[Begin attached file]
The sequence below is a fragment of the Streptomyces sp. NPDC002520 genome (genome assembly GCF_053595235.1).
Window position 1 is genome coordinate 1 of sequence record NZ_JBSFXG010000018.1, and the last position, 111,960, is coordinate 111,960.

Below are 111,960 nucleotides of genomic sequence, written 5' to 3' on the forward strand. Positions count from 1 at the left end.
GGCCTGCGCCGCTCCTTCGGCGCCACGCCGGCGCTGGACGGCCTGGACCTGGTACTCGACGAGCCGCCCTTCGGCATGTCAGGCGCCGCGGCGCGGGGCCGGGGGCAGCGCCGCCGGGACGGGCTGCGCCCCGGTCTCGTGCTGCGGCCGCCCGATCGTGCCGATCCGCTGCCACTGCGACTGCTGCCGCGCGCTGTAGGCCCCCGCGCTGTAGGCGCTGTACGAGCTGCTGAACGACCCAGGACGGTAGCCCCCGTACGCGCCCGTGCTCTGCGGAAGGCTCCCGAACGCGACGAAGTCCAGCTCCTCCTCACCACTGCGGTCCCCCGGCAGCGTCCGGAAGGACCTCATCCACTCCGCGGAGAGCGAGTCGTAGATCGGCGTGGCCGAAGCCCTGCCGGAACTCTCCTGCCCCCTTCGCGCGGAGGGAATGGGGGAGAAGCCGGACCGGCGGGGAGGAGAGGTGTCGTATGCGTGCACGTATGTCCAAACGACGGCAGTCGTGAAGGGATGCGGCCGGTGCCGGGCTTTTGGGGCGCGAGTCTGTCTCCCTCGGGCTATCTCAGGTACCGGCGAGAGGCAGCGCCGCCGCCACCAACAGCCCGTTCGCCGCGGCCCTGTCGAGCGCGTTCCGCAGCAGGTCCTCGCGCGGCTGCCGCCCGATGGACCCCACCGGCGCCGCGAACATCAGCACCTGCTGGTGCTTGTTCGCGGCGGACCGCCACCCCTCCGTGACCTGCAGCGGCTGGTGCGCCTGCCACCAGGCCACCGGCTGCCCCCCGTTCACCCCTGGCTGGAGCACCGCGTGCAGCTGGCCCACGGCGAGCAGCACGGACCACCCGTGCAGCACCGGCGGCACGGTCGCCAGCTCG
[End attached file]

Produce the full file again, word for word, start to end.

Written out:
The sequence below is a fragment of the Streptomyces sp. NPDC002520 genome (genome assembly GCF_053595235.1).
Window position 1 is genome coordinate 1 of sequence record NZ_JBSFXG010000018.1, and the last position, 111,960, is coordinate 111,960.

Below are 111,960 nucleotides of genomic sequence, written 5' to 3' on the forward strand. Positions count from 1 at the left end.
GGCCTGCGCCGCTCCTTCGGCGCCACGCCGGCGCTGGACGGCCTGGACCTGGTACTCGACGAGCCGCCCTTCGGCATGTCAGGCGCCGCGGCGCGGGGCCGGGGGCAGCGCCGCCGGGACGGGCTGCGCCCCGGTCTCGTGCTGCGGCCGCCCGATCGTGCCGATCCGCTGCCACTGCGACTGCTGCCGCGCGCTGTAGGCCCCCGCGCTGTAGGCGCTGTACGAGCTGCTGAACGACCCAGGACGGTAGCCCCCGTACGCGCCCGTGCTCTGCGGAAGGCTCCCGAACGCGACGAAGTCCAGCTCCTCCTCACCACTGCGGTCCCCCGGCAGCGTCCGGAAGGACCTCATCCACTCCGCGGAGAGCGAGTCGTAGATCGGCGTGGCCGAAGCCCTGCCGGAACTCTCCTGCCCCCTTCGCGCGGAGGGAATGGGGGAGAAGCCGGACCGGCGGGGAGGAGAGGTGTCGTATGCGTGCACGTATGTCCAAACGACGGCAGTCGTGAAGGGATGCGGCCGGTGCCGGGCTTTTGGGGCGCGAGTCTGTCTCCCTCGGGCTATCTCAGGTACCGGCGAGAGGCAGCGCCGCCGCCACCAACAGCCCGTTCGCCGCGGCCCTGTCGAGCGCGTTCCGCAGCAGGTCCTCGCGCGGCTGCCGCCCGATGGACCCCACCGGCGCCGCGAACATCAGCACCTGCTGGTGCTTGTTCGCGGCGGACCGCCACCCCTCCGTGACCTGCAGCGGCTGGTGCGCCTGCCACCAGGCCACCGGCTGCCCCCCGTTCACCCCTGGCTGGAGCACCGCGTGCAGCTGGCCCACGGCGAGCAGCACGGACCACCCGTGCAGCACCGGCGGCACGGTCGCCAGCTCG